Agrifert - Liquid and Solid Fertilisers, Soil Conditioners and Animal Health Supplements




There are several factors that should make you consider Gold Lime. It is totally natural (organic), our Gold Lime is made from fossilised coral and seashells and it contains, not only Calcium and Magnesium, but also important elements like Manganese, Copper, Zinc, Molybdenum and Boron.

Gold Lime is micronised calcium carbonate, a 50/50 blend of the finest NZ lime & a soft golden fossilised coral lime from Australia. This makes it 100% plant available, so fine that plants can uptake through the leaves & the roots.

For a Gold Lime programme tailored to suit your farming operation call 0800 300 315 for a no obligation quote.

The benefits of Gold Lime

  • It is quick acting and immediately available to plants
  • Can help lift soil pH and the Base Saturation
  • Boosts clover growth
  • Encourages worm activity and soil microbes
  • Prevents soil compaction
  • Releases locked up nutrients
  • Makes pastures more palatable
  • Gives denser pastures
  • Reduces milk fever and tetany (Grass staggers)
  • Benefits general stock health
  • Improves seed germination
  • Very economical and cost effective

Most importantly Gold Lime can be applied any time of the year and sprayed through a rosette or a boom sprayer.

Why Lime Soil?
The reason for liming soil is to improve the performance of pasture (plants).
Soil acidity affects the plant root environment, which ultimately affects plant growth and performance.

What soil properties are influenced by pH?
Some of the widely accepted adverse effects of low soil pH are:

  • Aluminium (A1) and Hydrogen (H) toxicity to plant roots. These two elements increase in solubility as pH decreases. (Especially below pH of 5.5)
  • Decreased availability of Phosphorus (P) due to formation of insoluble Iron and Aluminium compounds (Lock up).
  • Poor performance of nitrogen fixing bacteria. (Clovers not working effectively)

How do I know how much lime is needed?
It is advisable to complete a soil test, R J Hill Laboratories use the base saturation as a determining factor in the amount of lime needed, they will include this information at no extra cost if requested. The Base Saturation of the Cation Exchange Capacity (CEC) is according to this laboratory a more reliable indicator of lime requirement than the pH. pH can show seasonal variation, R J Hill technical notes.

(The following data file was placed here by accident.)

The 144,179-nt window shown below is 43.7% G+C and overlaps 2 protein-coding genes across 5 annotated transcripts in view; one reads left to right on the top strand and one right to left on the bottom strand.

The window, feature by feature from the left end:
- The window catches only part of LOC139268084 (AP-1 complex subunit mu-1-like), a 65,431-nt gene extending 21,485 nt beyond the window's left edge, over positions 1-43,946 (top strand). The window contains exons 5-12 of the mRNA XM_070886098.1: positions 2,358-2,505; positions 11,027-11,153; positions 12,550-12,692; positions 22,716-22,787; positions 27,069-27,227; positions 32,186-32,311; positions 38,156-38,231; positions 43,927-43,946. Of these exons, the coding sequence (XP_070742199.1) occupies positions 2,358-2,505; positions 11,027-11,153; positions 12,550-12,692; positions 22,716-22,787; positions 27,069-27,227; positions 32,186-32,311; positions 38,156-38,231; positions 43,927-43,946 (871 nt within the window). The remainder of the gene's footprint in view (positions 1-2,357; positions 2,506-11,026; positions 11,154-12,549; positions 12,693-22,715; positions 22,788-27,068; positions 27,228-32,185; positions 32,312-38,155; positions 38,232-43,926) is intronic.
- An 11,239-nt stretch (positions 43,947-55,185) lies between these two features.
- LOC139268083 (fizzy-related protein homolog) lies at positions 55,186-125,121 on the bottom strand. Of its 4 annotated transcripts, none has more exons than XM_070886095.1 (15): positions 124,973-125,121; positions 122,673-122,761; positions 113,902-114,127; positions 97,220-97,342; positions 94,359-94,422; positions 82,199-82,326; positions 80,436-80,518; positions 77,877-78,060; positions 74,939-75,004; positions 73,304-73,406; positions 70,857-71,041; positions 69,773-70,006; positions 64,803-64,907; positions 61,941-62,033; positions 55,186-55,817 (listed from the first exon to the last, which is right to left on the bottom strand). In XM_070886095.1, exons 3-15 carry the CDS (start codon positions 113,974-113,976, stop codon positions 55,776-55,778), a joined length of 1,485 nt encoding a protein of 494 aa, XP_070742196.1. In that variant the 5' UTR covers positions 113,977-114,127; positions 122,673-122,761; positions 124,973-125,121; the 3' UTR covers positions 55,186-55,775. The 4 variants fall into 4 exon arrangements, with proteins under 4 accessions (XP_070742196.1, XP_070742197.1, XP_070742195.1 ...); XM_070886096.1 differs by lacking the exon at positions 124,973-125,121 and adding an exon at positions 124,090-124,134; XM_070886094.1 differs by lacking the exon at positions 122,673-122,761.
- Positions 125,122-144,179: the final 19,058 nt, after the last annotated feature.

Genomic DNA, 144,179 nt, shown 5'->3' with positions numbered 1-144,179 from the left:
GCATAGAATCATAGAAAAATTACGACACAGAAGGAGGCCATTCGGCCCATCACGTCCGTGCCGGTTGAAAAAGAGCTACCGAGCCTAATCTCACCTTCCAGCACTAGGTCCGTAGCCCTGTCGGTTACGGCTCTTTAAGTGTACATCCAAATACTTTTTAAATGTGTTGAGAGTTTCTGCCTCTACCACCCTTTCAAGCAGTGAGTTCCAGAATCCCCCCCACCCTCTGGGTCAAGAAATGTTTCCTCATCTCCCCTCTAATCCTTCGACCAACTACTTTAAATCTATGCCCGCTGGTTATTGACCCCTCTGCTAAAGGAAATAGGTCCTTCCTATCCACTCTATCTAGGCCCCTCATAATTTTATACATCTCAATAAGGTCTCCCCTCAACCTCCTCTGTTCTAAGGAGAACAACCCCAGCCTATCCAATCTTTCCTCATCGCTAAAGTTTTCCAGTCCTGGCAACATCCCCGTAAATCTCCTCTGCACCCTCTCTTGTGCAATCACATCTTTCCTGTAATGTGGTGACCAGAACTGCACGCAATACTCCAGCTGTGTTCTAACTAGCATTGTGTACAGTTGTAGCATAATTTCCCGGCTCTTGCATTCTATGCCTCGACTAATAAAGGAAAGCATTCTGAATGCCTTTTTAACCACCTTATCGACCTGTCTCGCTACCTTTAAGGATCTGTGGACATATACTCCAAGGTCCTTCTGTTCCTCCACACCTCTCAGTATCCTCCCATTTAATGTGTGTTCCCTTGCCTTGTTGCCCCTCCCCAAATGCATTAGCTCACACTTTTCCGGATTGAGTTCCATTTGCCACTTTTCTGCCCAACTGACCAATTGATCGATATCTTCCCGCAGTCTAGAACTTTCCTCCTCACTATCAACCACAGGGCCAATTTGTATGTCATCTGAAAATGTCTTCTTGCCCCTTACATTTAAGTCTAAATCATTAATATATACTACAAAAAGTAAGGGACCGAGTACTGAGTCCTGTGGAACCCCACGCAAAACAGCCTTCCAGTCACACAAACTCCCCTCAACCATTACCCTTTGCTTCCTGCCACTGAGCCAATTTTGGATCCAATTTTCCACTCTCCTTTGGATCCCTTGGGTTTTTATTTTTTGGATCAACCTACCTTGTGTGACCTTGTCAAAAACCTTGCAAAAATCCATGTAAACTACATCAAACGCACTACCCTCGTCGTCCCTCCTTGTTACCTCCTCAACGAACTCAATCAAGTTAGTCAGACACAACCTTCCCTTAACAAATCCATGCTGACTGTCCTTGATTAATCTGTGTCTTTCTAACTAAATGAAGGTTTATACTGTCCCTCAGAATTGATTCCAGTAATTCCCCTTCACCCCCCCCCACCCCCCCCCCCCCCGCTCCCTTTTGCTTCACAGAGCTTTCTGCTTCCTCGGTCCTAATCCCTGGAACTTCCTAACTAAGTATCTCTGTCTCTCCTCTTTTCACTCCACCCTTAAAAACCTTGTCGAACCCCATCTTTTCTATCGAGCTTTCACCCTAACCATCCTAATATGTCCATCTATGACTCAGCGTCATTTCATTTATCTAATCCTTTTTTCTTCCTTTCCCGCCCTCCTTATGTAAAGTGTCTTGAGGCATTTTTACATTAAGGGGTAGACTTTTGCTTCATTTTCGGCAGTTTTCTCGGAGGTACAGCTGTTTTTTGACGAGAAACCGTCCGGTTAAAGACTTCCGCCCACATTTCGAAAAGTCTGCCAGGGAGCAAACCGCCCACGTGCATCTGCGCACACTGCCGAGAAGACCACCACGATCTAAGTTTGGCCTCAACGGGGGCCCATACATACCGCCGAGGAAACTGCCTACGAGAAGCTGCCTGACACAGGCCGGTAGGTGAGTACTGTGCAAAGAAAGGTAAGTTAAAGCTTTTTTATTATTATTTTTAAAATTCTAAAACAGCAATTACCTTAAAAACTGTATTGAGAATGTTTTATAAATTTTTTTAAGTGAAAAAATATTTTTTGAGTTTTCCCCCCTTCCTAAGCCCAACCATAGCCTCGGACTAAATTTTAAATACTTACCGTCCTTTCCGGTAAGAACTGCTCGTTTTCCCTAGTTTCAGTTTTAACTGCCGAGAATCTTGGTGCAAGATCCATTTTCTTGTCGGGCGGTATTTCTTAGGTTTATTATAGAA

How do I know if I need lime?
It is not the soil that needs the lime; it is the plants that grow in the soil that can benefit from the liming effect. Liming is needed only when your soil pH is below the recommended range for the plant species you are growing. For grasses-wheat-maize-oats etc – this range is from a pH of 5.5 – 7.0 For legumes such as peas-beans-clover etc - the range is from a pH of 6 – 7

What is Cation Exchange Capacity & Base Saturation?
The cation exchange capacity of a soil is a measurement of its ability to bind or hold exchangeable cations. In other words, it is a measure of the number of negatively charged binding sites to which the exchangeable cations can affix themselves. (Cations are: Potassium, Calcium, Magnesium, Sodium, Hydrogen and Aluminium) Hill Laboratories technical notes. The total base saturation recommended range of the base saturation is 50-85%, with the upper level being the more desirable. A high base saturation figure can reduce leaching of nutrients. There is a strong correlation between Base Saturation and pH.

Can I over-lime?
Over-liming can cause the soil pH to increase beyond the range of optimum plant performance. Reduced plant growth is usually associated with deficiencies of some micro-nutrients such as manganese (Mn), iron (Fe), zinc (Zn) and copper (Cu). These elements become less available if the soil pH increases too much. Over-liming is also costly, as lime and its application need to be paid for.


Application Rates / Recommendations

The recommended rate of application is 15-25 litres per hectare. The rate can vary according to soil requirements.